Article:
Ireland is undoubtedly full of history – a fact made abundantly clear in Turtle Bunbury’s new book, which sets out to explore some of the less well-known aspects of Ireland’s past through a series of fascinating and engaging tales.
This is a book you will want in your pocket if you are going for a stroll in East Anglia. Through his writing, Edward Couzens-Lake – a passionate explorer of Norwich – accompanies the reader to 45 sites, each of which is given a concise historical description and photographs.
As the title of this book suggests, historic landscapes have the potential to improve the lives of those experiencing mental ill-health, by exploring the therapeutic relationship between people and ancient places.
Review – Early Christianity in South-West Britain: Wessex, Somerset, Devon, Cornwall, and the Channel Islands
Christianity was first brought to Britain by the Romans and it underwent many drastic changes between the time of its initial introduction and the Norman Conquest. In this book, Elizabeth Rees – a Roman Catholic nun and expert on early Christianity – sets out to examine the evidence for the development of Christianity in south-west Britain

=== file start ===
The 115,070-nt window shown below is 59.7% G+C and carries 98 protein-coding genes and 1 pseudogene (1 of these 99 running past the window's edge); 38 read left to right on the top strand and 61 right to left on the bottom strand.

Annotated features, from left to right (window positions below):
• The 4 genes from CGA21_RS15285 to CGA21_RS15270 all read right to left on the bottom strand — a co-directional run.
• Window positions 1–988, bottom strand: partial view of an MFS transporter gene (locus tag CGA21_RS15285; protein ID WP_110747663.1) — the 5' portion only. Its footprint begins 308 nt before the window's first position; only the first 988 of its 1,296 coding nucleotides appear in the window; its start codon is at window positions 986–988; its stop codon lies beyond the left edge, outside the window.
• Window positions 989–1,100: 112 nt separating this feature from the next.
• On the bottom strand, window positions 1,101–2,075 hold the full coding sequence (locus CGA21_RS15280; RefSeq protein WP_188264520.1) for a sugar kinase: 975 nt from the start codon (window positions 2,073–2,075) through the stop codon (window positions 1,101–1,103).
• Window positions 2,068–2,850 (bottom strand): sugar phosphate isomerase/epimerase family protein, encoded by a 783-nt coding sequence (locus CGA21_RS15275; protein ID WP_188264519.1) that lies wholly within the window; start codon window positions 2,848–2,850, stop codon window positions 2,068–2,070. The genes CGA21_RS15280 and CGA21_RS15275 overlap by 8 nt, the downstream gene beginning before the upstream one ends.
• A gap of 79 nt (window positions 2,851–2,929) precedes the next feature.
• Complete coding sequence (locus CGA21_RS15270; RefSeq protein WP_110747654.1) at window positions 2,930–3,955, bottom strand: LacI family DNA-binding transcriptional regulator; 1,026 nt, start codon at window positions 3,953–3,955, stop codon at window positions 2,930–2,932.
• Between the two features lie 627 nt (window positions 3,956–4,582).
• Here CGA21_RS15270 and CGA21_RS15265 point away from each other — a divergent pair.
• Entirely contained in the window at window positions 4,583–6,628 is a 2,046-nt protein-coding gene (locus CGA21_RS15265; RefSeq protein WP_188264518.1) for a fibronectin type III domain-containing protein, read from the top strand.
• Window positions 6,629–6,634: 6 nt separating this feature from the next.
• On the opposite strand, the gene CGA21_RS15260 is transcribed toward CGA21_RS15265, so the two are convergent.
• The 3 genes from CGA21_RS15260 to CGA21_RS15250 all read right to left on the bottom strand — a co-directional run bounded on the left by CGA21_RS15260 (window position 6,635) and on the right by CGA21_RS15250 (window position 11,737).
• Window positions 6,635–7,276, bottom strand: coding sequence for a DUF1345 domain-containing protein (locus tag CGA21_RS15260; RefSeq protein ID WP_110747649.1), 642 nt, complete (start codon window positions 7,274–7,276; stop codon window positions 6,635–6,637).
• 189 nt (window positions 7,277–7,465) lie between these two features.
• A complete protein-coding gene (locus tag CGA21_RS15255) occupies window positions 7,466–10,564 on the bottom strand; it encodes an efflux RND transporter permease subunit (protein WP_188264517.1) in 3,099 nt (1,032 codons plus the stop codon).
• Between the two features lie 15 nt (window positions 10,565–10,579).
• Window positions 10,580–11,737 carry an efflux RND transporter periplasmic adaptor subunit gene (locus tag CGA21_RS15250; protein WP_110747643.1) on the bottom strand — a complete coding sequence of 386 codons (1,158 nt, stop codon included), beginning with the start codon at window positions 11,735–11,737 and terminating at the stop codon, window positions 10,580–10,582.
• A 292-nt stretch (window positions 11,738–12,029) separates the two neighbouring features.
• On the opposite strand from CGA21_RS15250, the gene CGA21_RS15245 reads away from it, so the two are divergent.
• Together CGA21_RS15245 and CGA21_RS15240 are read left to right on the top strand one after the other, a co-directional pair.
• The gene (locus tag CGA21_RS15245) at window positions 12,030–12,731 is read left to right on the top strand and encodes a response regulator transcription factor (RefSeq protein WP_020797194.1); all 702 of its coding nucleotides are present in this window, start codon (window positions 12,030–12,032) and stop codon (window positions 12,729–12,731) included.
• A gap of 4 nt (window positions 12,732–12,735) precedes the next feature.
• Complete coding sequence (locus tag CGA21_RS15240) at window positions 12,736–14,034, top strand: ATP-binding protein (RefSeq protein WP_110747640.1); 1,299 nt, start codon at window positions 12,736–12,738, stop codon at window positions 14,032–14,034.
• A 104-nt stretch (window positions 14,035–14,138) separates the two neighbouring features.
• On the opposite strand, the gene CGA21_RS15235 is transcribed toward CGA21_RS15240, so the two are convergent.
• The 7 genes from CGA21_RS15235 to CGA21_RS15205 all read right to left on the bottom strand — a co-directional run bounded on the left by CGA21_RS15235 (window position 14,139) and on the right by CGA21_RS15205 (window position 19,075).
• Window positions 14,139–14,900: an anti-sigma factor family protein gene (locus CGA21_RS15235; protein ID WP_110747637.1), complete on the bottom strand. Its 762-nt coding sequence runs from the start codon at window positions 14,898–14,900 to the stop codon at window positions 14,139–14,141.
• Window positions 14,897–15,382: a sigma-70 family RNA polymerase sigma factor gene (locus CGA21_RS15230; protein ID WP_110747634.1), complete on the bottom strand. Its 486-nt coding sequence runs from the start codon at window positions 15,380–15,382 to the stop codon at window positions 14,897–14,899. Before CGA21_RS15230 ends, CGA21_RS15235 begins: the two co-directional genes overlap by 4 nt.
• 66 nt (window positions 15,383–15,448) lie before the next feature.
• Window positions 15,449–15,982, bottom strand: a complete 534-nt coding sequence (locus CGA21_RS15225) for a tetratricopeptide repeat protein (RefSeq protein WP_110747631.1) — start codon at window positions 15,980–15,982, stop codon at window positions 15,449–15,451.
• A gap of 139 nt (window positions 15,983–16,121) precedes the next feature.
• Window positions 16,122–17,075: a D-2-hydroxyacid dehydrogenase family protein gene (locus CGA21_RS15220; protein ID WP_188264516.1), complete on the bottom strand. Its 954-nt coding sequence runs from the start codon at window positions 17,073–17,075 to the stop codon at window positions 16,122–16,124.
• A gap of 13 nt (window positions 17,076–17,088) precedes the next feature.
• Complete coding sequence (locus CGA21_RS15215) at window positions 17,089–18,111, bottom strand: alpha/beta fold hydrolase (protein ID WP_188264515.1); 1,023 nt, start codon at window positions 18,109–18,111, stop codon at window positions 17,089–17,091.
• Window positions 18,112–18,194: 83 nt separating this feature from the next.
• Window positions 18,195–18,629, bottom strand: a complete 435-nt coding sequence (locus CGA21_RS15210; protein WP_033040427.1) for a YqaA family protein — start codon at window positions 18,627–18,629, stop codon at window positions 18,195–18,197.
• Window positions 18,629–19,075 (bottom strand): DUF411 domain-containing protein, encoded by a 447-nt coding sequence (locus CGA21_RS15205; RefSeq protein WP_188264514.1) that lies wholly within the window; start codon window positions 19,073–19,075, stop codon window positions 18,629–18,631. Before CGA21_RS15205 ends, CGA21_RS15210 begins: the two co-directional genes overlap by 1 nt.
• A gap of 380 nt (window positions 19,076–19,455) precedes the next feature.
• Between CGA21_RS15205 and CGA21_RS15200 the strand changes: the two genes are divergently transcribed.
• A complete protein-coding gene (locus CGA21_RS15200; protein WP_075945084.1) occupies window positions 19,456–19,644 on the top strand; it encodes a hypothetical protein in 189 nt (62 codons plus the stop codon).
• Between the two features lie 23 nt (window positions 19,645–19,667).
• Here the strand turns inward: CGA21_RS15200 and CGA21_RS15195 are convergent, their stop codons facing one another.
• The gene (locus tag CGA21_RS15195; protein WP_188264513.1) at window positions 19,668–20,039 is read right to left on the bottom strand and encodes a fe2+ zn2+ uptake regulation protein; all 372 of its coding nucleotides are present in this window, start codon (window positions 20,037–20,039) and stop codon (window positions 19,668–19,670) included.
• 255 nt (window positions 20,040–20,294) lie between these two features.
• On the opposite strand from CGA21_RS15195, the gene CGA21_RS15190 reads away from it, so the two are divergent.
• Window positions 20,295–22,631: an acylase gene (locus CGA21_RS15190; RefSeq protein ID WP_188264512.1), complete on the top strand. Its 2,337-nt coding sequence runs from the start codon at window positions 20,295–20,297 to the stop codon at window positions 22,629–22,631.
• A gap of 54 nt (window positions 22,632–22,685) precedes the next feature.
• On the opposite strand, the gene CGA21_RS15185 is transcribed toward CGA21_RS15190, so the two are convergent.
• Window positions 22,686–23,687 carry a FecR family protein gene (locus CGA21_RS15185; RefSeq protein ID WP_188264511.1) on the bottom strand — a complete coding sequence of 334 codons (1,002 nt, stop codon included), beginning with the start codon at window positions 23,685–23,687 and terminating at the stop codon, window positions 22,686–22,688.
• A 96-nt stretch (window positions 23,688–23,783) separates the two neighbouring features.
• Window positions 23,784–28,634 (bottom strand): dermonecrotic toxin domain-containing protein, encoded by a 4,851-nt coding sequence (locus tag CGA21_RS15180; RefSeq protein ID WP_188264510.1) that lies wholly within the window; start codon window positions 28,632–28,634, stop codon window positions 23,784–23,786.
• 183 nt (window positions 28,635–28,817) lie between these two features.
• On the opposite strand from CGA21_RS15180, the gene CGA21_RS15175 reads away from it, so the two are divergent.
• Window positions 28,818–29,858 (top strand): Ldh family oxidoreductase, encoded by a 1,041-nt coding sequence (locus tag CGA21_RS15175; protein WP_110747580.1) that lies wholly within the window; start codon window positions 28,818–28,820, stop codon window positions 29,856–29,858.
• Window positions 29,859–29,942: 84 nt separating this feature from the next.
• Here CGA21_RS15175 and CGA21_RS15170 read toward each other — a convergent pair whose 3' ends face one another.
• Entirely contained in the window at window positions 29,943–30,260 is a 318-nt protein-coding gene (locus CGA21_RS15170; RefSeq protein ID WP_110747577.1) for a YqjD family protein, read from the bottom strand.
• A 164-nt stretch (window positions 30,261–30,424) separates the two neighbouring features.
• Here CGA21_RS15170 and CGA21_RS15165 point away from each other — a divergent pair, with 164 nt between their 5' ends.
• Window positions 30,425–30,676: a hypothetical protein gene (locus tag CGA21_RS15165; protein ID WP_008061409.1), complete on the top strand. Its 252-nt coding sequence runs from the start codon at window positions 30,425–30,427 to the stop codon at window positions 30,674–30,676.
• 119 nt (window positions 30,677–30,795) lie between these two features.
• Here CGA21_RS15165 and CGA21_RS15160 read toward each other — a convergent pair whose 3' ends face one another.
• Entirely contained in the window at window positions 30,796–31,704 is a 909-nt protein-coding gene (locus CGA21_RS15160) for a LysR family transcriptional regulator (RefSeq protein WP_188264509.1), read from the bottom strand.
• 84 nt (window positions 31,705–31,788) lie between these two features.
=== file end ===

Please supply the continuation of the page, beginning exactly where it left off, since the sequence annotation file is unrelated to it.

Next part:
The decennial Pilgrimage of Hadrian’s Wall is an act of veneration for the most-substantial Roman monument in Britain, and the outstanding frontier-work of the Roman Empire. Professionals and amateurs mingle, travel the Wall, and hear and discuss the latest discoveries. It is a highly convivial occasion. A book is issued, charting the previous decade’s research. Following the pattern of the 1999 book, the most recent (2019) publication, edited by Rob Collins and Matt Symonds, is the essential means of keeping up with what is new on the Wall
This book is a welcome addition to the existing large corpus of material on the establishment and development of the plantation of Ulster by settlers from England and Scotland in the early years of the 17th century.
A visit to Winchester’s cathedral and City Museum offers a chance to explore the ecclesiastical life and early days of this historic Hampshire city, as Lucia Marchini finds out.
Analysis of medieval skeletons from two sites, one in Chichester and another in Raunds Furnells, has identified the presence of Mycobacterium leprae DNA – signs of leprosy in medieval England.
Recent scientific tests on human remains kept for centuries in the church of St Mary and St Eanswythe in Folkestone, Kent, have suggested that they are likely to be those of Eanswythe herself.
Researchers in the Palace of Westminster have discovered a long-forgotten doorway and passage running through the wall of Westminster Hall.